Following Up On Elder Care: What You Need To Do When Needs Change
If you have placed your elderly parents in a nursing home or assisted living facility, you undoubtedly had a checklist form to fill out on each parent. This checklist details what your parents are still able to do for themselves, and what they need help with. However, since most elderly people continue to deteriorate prior to death, you should have regular follow-ups with the facility in which your parents reside. Here is what you should do.
When Their Needs Change
As your parents' health or physical needs change, you need to change their care plans. That means calling the facility and requesting a brief meeting with the staff who are primarily responsible for meeting your parents' needs. Then you have to explain how the needs have changed, as well as any changes that the staff have also noticed. Then fill out a new checklist for their care plans so that staff can continue to provide optimal care.
Frequency of Meetings
There is no set schedule for these meetings. People age and deteriorate at different rates. That said, schedule this important meetings with facility staff when you, the guardian of your parents' healthcare, notice that your parents are needing more help.
Major Changes in Health
If your elderly parents have any major changes in health, you should address that with facility staff immediately. It helps to approach your parents' major heath concerns as a team, so that your parents can receive immediate care for whatever their issues are. For example, if you notice that your mother has some bed sores that are getting worse, or that your dad is wandering the halls with his pants halfway down and mumbling, they should both be assessed for advanced treatments. In your mother's case, she may need to be turned in bed more frequently, and/or have the sores cared for by a registered nurse. In your dad's case, dementia may be settling in, or he may need an assessment for Alzheimer's. You, as their guardian, would have to sign off on these treatments.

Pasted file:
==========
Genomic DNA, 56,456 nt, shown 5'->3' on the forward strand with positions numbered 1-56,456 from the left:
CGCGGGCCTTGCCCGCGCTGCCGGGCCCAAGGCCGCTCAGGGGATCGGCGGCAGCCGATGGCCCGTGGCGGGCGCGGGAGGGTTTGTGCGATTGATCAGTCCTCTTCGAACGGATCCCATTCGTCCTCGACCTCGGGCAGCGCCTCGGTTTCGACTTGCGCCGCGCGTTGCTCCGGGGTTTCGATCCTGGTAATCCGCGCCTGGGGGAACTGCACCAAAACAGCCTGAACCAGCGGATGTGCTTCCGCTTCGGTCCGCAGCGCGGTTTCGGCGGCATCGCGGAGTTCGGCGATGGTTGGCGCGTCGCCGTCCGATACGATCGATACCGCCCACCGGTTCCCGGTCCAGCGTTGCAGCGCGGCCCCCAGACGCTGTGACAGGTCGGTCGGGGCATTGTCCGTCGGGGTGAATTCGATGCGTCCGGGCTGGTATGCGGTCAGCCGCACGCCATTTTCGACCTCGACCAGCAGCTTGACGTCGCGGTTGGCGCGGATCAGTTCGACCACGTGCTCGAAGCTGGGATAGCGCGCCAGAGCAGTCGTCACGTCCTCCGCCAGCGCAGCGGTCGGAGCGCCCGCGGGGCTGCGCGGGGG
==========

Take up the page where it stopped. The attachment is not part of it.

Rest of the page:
Consider Monthly or Weekly Reports
When things really begin to roll downhill for your parents, consider monthly or weekly reports. You can do this simply by signing a form that gives you the right to receive information over the phone regarding your parents' health and present state. You can also visit your parents weekly or monthly and ask for a status report then. Contact a nursing home, like Windsor House Greenville, for more help.